Our brains govern our every muscle movement, from reaching out for a cup of coffee to competing in the Olympics. But when something goes wrong with the way the brain transmits messages to our muscles—most often, this is due to a stroke or an injury to the spinal cord—we lose muscle function, a condition called paralysis.

Back in 2004, a study found a pathway to potentially overcome paralysis. In the study, conducted by a team at Duke University, researchers found that there is a link between a pattern of brain signals and certain limb movements. Using this signal, microchips implanted in the brain can make it possible for paralyzed patients to control a robot arm or computer just by thinking about the movement. When this study came out, a researcher at the Institute of Neuroscience in Nottingham said that the idea of brain implants had been around for 40 years, but it was only recently that actually placing implants became possible.

Now, in 2016, the research on brain microchip implants is starting to show its promise. Two years ago, doctors implanted a chip in a patient who was paralyzed from the chest down as a result of a spinal injury. After a year of training, the patient regained control over his right hand and fingers. By thinking hard about moving his muscles, he can pick up a bottle, pour the contents into a cup, pick up a straw and stir. He was even able to play a guitar video game. Although his limbs are no longer directly connected to his brain, the microchip technology bypasses his spinal injury to transmit brain signals directly to his hand muscles.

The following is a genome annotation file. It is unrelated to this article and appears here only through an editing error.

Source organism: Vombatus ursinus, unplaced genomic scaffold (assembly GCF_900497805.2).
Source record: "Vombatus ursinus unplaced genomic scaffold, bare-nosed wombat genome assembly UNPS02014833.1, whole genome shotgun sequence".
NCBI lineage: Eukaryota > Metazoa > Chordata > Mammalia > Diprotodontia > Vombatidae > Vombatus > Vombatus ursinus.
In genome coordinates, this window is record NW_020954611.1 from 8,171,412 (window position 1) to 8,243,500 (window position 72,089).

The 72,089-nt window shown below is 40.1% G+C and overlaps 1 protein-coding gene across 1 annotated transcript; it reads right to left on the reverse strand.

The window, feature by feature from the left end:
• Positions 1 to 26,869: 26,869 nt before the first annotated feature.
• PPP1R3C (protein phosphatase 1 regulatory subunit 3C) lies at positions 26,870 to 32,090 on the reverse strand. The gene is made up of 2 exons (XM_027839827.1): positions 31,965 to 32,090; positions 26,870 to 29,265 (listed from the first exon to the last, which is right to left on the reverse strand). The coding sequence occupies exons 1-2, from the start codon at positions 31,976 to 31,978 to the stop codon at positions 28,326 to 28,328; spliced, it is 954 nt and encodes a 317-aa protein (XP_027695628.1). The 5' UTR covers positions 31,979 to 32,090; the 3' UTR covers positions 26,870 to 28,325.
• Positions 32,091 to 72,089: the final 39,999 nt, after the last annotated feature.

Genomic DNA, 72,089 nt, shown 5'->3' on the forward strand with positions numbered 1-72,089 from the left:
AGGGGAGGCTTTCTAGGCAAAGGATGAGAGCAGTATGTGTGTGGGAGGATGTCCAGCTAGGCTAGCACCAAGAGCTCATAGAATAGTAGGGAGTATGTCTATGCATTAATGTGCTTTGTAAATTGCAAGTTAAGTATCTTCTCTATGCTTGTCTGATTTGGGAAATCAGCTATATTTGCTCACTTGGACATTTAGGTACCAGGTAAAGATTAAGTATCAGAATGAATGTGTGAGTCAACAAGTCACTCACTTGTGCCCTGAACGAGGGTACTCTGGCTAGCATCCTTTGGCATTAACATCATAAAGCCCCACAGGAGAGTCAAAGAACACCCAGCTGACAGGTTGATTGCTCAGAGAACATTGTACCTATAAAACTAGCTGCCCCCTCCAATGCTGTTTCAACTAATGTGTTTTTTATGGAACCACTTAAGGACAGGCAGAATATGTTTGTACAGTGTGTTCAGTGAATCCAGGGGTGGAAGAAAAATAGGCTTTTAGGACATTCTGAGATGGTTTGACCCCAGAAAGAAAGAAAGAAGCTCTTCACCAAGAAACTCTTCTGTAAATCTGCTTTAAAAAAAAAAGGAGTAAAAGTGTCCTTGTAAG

The amazing news understandably comes with more issues that need to be addressed before the treatment can be used more widely. For one, the patient currently needs to be connected to computers in the lab in order to move; for another, there is much work left before patients can gain significant independence in mobility.

But the potential behind this technology is starting to see the light. From monkeys with brain chip implants steering a wheelchair to paralysis patients voluntarily moving muscles after having their spines stimulated, this work has come a long way. As the patient in this 2016 study says, “Something will come around that makes living with this injury better.”

Did You Know?

The human backbone, or spinal column, is made of 33 vertebrae. But the number of vertebrae varies in different organisms: frogs have no more than 9, most birds have 13 to 25 in the neck, and snakes can have more than 300 that make them slinky and flexible.

Image credit: Omphalosskeptic